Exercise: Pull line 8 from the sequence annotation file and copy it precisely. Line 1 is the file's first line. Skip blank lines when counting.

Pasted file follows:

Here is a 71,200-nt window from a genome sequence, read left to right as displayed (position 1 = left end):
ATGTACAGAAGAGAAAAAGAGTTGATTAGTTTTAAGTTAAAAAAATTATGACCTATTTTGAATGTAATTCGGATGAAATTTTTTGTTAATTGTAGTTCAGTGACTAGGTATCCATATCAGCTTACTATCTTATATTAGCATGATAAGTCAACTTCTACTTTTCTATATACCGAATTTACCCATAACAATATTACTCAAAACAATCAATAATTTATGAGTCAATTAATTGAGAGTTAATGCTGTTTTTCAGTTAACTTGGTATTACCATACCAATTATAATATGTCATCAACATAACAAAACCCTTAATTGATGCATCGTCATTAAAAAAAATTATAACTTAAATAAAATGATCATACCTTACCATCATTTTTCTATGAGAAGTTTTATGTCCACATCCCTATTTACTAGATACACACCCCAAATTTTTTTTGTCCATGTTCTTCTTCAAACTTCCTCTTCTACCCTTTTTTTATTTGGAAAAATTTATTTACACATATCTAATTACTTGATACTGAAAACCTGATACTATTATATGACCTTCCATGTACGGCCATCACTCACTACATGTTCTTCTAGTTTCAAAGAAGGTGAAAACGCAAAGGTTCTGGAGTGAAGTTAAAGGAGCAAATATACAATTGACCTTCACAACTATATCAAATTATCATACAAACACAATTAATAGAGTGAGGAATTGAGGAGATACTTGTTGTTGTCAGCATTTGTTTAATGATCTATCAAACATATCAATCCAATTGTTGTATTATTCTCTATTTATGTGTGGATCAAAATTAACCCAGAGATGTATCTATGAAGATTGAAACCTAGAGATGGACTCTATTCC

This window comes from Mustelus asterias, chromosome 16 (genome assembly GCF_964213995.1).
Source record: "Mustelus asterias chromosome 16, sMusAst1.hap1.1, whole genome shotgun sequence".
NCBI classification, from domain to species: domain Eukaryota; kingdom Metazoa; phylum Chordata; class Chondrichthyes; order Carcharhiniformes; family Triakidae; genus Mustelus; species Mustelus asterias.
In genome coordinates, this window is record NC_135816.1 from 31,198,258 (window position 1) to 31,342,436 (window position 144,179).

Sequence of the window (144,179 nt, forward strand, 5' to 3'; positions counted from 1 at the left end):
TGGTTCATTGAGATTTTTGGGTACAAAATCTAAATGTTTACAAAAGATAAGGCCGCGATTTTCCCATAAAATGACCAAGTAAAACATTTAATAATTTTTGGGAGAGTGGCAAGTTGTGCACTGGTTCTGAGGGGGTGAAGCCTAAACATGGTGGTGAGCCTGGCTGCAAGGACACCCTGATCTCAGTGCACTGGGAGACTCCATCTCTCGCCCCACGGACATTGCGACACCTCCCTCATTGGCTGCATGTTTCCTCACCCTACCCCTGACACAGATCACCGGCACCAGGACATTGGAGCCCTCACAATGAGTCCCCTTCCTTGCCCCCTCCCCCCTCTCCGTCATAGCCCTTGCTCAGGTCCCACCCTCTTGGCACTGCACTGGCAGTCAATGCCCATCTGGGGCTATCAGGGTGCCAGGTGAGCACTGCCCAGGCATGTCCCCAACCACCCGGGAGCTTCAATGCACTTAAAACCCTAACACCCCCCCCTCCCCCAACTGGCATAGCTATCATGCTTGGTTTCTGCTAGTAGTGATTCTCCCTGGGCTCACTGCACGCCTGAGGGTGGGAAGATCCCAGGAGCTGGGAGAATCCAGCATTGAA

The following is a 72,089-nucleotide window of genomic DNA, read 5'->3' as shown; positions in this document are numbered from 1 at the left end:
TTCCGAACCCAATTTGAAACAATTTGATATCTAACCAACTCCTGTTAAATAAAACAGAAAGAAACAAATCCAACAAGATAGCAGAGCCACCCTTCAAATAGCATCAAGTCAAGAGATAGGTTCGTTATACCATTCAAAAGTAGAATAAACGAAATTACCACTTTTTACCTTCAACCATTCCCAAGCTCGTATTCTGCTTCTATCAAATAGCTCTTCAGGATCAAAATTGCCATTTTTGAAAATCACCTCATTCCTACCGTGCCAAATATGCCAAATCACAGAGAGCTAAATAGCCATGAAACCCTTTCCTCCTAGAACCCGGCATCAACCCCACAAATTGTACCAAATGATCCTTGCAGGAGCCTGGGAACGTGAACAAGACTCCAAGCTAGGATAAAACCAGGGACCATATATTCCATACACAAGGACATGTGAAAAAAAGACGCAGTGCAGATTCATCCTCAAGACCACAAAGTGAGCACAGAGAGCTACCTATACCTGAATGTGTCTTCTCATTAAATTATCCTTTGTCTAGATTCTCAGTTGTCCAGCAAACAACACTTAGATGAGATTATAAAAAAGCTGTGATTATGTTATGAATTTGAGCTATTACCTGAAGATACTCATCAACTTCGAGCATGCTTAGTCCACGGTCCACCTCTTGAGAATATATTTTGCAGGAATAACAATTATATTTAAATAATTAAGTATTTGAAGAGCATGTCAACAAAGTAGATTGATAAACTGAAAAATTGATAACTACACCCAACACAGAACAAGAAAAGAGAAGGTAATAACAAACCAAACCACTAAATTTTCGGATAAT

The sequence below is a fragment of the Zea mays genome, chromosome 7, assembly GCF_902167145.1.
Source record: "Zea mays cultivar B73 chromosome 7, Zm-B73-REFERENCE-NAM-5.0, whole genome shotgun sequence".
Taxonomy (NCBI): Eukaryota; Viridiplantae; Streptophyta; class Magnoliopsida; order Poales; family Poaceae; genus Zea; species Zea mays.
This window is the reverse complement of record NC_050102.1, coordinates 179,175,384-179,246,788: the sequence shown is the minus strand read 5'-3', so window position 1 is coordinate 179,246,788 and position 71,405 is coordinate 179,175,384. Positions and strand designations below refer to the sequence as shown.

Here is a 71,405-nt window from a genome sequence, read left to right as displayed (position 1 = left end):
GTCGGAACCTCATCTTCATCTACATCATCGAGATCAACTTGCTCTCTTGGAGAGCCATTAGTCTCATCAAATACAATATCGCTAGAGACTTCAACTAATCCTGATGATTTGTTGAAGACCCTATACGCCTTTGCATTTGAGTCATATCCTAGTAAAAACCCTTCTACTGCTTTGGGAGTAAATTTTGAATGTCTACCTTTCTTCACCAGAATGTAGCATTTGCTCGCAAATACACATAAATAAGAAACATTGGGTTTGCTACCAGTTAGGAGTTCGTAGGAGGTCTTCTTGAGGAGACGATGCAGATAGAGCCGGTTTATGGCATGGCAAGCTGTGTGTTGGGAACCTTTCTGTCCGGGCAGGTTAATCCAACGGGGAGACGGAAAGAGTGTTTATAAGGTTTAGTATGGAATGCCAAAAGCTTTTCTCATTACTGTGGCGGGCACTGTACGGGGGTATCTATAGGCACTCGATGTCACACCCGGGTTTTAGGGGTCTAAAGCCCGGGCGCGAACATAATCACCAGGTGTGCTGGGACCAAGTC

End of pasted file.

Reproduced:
TGGTTCATTGAGATTTTTGGGTACAAAATCTAAATGTTTACAAAAGATAAGGCCGCGATTTTCCCATAAAATGACCAAGTAAAACATTTAATAATTTTTGGGAGAGTGGCAAGTTGTGCACTGGTTCTGAGGGGGTGAAGCCTAAACATGGTGGTGAGCCTGGCTGCAAGGACACCCTGATCTCAGTGCACTGGGAGACTCCATCTCTCGCCCCACGGACATTGCGACACCTCCCTCATTGGCTGCATGTTTCCTCACCCTACCCCTGACACAGATCACCGGCACCAGGACATTGGAGCCCTCACAATGAGTCCCCTTCCTTGCCCCCTCCCCCCTCTCCGTCATAGCCCTTGCTCAGGTCCCACCCTCTTGGCACTGCACTGGCAGTCAATGCCCATCTGGGGCTATCAGGGTGCCAGGTGAGCACTGCCCAGGCATGTCCCCAACCACCCGGGAGCTTCAATGCACTTAAAACCCTAACACCCCCCCCTCCCCCAACTGGCATAGCTATCATGCTTGGTTTCTGCTAGTAGTGATTCTCCCTGGGCTCACTGCACGCCTGAGGGTGGGAAGATCCCAGGAGCTGGGAGAATCCAGCATTGAA